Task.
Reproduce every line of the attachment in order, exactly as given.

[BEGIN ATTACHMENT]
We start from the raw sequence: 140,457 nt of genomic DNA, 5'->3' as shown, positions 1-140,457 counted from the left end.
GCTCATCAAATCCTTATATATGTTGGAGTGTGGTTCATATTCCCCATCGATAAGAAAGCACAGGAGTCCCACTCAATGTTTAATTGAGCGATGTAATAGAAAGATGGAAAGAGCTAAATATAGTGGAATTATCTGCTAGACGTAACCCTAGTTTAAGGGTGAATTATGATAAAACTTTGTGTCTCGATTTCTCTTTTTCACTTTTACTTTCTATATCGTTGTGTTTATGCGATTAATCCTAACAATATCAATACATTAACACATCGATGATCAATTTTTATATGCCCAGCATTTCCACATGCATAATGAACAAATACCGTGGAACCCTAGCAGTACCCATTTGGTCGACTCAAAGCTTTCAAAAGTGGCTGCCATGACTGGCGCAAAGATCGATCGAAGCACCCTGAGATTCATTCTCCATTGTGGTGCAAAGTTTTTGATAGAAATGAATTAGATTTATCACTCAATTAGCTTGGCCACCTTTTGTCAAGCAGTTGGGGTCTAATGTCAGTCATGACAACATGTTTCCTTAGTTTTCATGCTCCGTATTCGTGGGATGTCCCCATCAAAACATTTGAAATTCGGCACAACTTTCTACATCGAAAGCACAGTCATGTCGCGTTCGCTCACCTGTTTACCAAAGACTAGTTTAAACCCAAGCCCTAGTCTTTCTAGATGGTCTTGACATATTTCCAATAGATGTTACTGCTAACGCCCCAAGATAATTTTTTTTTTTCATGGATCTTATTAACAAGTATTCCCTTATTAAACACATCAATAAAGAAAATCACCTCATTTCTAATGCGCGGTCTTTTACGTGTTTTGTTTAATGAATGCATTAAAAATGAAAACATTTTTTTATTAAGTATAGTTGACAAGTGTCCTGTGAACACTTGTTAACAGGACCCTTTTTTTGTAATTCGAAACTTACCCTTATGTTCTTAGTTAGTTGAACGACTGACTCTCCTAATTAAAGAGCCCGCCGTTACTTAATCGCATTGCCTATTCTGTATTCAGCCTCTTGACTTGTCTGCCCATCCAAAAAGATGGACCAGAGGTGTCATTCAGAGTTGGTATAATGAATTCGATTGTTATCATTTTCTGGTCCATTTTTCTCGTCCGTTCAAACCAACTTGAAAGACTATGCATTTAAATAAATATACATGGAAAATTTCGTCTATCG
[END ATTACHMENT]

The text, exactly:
We start from the raw sequence: 140,457 nt of genomic DNA, 5'->3' as shown, positions 1-140,457 counted from the left end.
GCTCATCAAATCCTTATATATGTTGGAGTGTGGTTCATATTCCCCATCGATAAGAAAGCACAGGAGTCCCACTCAATGTTTAATTGAGCGATGTAATAGAAAGATGGAAAGAGCTAAATATAGTGGAATTATCTGCTAGACGTAACCCTAGTTTAAGGGTGAATTATGATAAAACTTTGTGTCTCGATTTCTCTTTTTCACTTTTACTTTCTATATCGTTGTGTTTATGCGATTAATCCTAACAATATCAATACATTAACACATCGATGATCAATTTTTATATGCCCAGCATTTCCACATGCATAATGAACAAATACCGTGGAACCCTAGCAGTACCCATTTGGTCGACTCAAAGCTTTCAAAAGTGGCTGCCATGACTGGCGCAAAGATCGATCGAAGCACCCTGAGATTCATTCTCCATTGTGGTGCAAAGTTTTTGATAGAAATGAATTAGATTTATCACTCAATTAGCTTGGCCACCTTTTGTCAAGCAGTTGGGGTCTAATGTCAGTCATGACAACATGTTTCCTTAGTTTTCATGCTCCGTATTCGTGGGATGTCCCCATCAAAACATTTGAAATTCGGCACAACTTTCTACATCGAAAGCACAGTCATGTCGCGTTCGCTCACCTGTTTACCAAAGACTAGTTTAAACCCAAGCCCTAGTCTTTCTAGATGGTCTTGACATATTTCCAATAGATGTTACTGCTAACGCCCCAAGATAATTTTTTTTTTTCATGGATCTTATTAACAAGTATTCCCTTATTAAACACATCAATAAAGAAAATCACCTCATTTCTAATGCGCGGTCTTTTACGTGTTTTGTTTAATGAATGCATTAAAAATGAAAACATTTTTTTATTAAGTATAGTTGACAAGTGTCCTGTGAACACTTGTTAACAGGACCCTTTTTTTGTAATTCGAAACTTACCCTTATGTTCTTAGTTAGTTGAACGACTGACTCTCCTAATTAAAGAGCCCGCCGTTACTTAATCGCATTGCCTATTCTGTATTCAGCCTCTTGACTTGTCTGCCCATCCAAAAAGATGGACCAGAGGTGTCATTCAGAGTTGGTATAATGAATTCGATTGTTATCATTTTCTGGTCCATTTTTCTCGTCCGTTCAAACCAACTTGAAAGACTATGCATTTAAATAAATATACATGGAAAATTTCGTCTATCG